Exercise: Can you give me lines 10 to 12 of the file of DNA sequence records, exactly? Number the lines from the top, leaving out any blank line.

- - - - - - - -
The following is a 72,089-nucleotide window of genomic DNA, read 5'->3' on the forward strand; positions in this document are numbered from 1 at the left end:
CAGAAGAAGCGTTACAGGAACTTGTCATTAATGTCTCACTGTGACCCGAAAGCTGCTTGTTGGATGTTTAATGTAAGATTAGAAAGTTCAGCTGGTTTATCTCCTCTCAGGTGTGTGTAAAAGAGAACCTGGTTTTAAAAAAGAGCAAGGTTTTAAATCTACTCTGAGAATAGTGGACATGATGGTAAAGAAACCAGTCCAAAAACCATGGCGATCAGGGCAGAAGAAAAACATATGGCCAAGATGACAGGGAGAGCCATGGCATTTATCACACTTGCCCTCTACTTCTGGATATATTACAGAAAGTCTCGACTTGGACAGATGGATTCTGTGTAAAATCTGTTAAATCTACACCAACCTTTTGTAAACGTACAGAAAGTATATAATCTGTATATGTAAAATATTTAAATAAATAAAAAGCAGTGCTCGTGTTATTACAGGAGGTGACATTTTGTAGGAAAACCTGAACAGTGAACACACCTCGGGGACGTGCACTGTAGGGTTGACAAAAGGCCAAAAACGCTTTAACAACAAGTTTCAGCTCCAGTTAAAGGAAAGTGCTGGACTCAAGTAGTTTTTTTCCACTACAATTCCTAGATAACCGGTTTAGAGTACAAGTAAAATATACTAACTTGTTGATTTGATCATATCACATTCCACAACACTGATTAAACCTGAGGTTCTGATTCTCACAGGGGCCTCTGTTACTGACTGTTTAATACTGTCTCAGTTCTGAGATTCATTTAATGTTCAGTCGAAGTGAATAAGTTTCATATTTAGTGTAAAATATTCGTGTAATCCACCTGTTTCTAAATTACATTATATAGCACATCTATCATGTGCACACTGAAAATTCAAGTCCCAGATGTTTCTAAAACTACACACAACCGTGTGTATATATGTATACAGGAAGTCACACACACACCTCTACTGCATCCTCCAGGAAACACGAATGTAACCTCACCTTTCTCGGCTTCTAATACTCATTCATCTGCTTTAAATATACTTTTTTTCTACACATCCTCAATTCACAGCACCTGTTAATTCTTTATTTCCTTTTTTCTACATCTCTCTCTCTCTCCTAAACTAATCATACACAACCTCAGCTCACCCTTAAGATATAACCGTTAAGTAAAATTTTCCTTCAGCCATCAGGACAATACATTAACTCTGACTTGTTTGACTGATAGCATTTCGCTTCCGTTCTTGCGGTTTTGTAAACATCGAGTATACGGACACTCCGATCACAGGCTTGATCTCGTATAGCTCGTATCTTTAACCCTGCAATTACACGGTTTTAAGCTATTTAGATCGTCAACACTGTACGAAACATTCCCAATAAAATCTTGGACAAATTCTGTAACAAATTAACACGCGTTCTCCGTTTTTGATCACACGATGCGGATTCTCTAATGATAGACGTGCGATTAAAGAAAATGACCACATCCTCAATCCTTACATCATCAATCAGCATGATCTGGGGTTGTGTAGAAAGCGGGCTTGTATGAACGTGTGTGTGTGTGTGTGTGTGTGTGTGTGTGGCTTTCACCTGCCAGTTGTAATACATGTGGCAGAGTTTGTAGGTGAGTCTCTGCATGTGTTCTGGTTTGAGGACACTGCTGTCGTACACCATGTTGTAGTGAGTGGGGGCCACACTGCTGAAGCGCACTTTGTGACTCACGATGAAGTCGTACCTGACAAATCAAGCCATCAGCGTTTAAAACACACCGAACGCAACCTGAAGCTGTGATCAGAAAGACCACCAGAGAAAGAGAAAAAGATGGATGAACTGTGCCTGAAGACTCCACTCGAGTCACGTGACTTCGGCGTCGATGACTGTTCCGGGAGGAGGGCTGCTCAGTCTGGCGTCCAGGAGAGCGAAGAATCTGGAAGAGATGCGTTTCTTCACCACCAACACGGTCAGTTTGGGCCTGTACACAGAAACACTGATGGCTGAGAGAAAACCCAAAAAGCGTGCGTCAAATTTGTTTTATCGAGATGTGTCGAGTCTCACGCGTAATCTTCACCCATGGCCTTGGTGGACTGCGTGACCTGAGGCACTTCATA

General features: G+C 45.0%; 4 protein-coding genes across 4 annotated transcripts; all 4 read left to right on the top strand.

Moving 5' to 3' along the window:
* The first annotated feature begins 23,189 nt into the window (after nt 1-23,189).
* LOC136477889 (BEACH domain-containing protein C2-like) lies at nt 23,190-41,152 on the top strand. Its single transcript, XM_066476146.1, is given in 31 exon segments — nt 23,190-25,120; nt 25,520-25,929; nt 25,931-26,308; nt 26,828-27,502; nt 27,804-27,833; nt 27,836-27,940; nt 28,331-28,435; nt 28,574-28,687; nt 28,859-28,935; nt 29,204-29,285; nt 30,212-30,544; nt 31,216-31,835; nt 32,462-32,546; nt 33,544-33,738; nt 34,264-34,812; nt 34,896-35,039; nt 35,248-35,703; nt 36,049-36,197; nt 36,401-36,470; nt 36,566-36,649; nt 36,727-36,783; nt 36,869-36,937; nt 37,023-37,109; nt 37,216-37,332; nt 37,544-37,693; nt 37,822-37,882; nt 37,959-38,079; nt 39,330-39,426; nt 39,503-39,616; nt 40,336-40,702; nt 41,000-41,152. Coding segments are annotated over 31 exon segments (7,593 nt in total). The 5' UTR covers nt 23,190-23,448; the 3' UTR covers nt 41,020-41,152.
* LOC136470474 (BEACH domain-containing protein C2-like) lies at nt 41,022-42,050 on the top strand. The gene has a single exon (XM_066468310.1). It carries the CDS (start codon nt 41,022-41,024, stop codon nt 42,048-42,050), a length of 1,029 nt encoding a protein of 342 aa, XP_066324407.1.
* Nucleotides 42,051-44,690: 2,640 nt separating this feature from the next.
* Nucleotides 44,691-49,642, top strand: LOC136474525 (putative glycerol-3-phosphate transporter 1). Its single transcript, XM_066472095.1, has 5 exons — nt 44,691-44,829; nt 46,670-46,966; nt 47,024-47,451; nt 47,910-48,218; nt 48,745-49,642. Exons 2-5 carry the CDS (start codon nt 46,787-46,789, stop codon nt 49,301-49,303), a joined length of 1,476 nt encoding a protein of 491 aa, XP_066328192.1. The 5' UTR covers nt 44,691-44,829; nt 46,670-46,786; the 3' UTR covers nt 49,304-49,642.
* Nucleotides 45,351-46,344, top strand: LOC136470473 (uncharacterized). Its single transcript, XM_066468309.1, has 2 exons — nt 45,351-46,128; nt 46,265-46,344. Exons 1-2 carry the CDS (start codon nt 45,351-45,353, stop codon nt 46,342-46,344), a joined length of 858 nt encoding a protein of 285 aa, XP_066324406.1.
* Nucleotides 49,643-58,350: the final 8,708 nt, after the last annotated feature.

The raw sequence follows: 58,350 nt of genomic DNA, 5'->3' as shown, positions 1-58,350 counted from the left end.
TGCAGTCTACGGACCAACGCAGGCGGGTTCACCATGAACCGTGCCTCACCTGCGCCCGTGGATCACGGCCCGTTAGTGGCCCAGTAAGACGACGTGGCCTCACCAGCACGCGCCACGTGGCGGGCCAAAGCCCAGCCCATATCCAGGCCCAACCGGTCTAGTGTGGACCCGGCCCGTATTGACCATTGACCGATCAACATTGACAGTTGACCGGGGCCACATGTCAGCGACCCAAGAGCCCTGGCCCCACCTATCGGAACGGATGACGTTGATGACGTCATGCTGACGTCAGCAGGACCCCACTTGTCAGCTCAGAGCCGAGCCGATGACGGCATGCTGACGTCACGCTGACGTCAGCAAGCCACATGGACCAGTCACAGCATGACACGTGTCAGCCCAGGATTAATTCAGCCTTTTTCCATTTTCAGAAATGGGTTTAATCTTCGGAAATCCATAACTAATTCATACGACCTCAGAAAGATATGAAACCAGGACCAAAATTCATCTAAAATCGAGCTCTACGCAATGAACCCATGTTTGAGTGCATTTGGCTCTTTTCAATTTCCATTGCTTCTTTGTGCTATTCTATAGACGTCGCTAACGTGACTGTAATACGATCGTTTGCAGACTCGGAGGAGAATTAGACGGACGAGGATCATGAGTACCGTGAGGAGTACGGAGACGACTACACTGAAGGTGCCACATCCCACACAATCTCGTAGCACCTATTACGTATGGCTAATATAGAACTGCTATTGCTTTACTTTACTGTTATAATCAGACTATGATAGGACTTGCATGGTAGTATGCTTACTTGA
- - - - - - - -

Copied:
* Nucleotides 45,351-46,344, top strand: LOC136470473 (uncharacterized). Its single transcript, XM_066468309.1, has 2 exons — nt 45,351-46,128; nt 46,265-46,344. Exons 1-2 carry the CDS (start codon nt 45,351-45,353, stop codon nt 46,342-46,344), a joined length of 858 nt encoding a protein of 285 aa, XP_066324406.1.
* Nucleotides 49,643-58,350: the final 8,708 nt, after the last annotated feature.

The raw sequence follows: 58,350 nt of genomic DNA, 5'->3' as shown, positions 1-58,350 counted from the left end.